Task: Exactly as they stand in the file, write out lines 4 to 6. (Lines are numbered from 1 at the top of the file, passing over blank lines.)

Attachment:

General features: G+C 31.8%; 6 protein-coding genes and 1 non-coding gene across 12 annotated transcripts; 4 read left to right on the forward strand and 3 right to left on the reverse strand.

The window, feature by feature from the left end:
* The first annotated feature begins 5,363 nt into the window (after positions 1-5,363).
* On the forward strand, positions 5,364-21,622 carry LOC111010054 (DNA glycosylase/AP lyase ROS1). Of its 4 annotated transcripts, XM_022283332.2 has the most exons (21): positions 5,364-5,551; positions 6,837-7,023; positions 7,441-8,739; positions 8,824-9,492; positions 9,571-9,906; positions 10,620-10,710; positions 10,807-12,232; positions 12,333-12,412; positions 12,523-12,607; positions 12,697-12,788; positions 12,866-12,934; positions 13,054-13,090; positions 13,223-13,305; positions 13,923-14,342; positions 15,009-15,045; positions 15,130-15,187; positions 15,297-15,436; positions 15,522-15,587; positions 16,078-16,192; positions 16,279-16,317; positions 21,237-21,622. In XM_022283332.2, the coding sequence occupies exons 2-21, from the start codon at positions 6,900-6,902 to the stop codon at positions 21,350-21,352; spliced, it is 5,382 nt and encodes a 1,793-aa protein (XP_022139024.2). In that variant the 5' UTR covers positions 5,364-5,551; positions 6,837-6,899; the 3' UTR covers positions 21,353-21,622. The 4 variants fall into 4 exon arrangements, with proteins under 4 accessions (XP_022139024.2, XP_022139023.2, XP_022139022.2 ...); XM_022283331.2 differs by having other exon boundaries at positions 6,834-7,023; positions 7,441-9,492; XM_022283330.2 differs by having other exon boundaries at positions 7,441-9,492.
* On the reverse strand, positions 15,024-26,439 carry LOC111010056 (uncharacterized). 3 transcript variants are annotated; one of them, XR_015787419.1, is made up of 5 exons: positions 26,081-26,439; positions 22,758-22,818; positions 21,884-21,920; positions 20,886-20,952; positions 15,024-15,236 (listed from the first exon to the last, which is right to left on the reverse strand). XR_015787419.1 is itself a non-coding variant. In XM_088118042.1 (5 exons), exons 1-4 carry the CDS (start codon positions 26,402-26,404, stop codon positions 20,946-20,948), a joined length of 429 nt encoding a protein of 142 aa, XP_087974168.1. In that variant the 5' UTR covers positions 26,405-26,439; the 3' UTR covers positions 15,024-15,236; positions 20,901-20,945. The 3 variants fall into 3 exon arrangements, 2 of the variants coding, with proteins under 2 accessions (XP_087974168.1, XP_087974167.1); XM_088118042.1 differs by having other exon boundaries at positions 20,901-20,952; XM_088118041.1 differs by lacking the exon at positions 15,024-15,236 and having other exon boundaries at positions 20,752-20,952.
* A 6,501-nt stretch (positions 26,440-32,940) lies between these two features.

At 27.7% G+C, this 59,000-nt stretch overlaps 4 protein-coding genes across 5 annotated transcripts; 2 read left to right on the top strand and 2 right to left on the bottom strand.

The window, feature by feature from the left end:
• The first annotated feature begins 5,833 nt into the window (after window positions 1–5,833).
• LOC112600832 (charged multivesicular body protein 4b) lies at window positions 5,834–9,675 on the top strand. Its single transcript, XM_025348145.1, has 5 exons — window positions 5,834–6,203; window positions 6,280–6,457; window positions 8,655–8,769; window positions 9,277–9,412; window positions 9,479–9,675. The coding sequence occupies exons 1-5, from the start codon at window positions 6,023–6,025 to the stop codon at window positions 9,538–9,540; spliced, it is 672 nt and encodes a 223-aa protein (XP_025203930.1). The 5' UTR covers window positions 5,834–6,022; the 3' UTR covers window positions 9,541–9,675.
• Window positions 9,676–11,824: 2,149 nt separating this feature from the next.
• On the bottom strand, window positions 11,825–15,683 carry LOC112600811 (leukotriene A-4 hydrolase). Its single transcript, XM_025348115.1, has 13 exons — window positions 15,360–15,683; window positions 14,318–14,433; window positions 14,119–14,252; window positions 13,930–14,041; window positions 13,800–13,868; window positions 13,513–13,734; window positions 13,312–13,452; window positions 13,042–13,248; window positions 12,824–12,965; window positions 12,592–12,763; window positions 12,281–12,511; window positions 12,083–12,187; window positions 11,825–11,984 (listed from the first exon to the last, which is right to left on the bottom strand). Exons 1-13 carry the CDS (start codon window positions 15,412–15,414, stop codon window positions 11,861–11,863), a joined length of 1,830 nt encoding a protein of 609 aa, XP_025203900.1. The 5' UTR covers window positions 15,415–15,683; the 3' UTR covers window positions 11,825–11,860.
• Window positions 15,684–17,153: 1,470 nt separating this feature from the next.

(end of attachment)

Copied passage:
* On the forward strand, positions 5,364-21,622 carry LOC111010054 (DNA glycosylase/AP lyase ROS1). Of its 4 annotated transcripts, XM_022283332.2 has the most exons (21): positions 5,364-5,551; positions 6,837-7,023; positions 7,441-8,739; positions 8,824-9,492; positions 9,571-9,906; positions 10,620-10,710; positions 10,807-12,232; positions 12,333-12,412; positions 12,523-12,607; positions 12,697-12,788; positions 12,866-12,934; positions 13,054-13,090; positions 13,223-13,305; positions 13,923-14,342; positions 15,009-15,045; positions 15,130-15,187; positions 15,297-15,436; positions 15,522-15,587; positions 16,078-16,192; positions 16,279-16,317; positions 21,237-21,622. In XM_022283332.2, the coding sequence occupies exons 2-21, from the start codon at positions 6,900-6,902 to the stop codon at positions 21,350-21,352; spliced, it is 5,382 nt and encodes a 1,793-aa protein (XP_022139024.2). In that variant the 5' UTR covers positions 5,364-5,551; positions 6,837-6,899; the 3' UTR covers positions 21,353-21,622. The 4 variants fall into 4 exon arrangements, with proteins under 4 accessions (XP_022139024.2, XP_022139023.2, XP_022139022.2 ...); XM_022283331.2 differs by having other exon boundaries at positions 6,834-7,023; positions 7,441-9,492; XM_022283330.2 differs by having other exon boundaries at positions 7,441-9,492.
* On the reverse strand, positions 15,024-26,439 carry LOC111010056 (uncharacterized). 3 transcript variants are annotated; one of them, XR_015787419.1, is made up of 5 exons: positions 26,081-26,439; positions 22,758-22,818; positions 21,884-21,920; positions 20,886-20,952; positions 15,024-15,236 (listed from the first exon to the last, which is right to left on the reverse strand). XR_015787419.1 is itself a non-coding variant. In XM_088118042.1 (5 exons), exons 1-4 carry the CDS (start codon positions 26,402-26,404, stop codon positions 20,946-20,948), a joined length of 429 nt encoding a protein of 142 aa, XP_087974168.1. In that variant the 5' UTR covers positions 26,405-26,439; the 3' UTR covers positions 15,024-15,236; positions 20,901-20,945. The 3 variants fall into 3 exon arrangements, 2 of the variants coding, with proteins under 2 accessions (XP_087974168.1, XP_087974167.1); XM_088118042.1 differs by having other exon boundaries at positions 20,901-20,952; XM_088118041.1 differs by lacking the exon at positions 15,024-15,236 and having other exon boundaries at positions 20,752-20,952.
* A 6,501-nt stretch (positions 26,440-32,940) lies between these two features.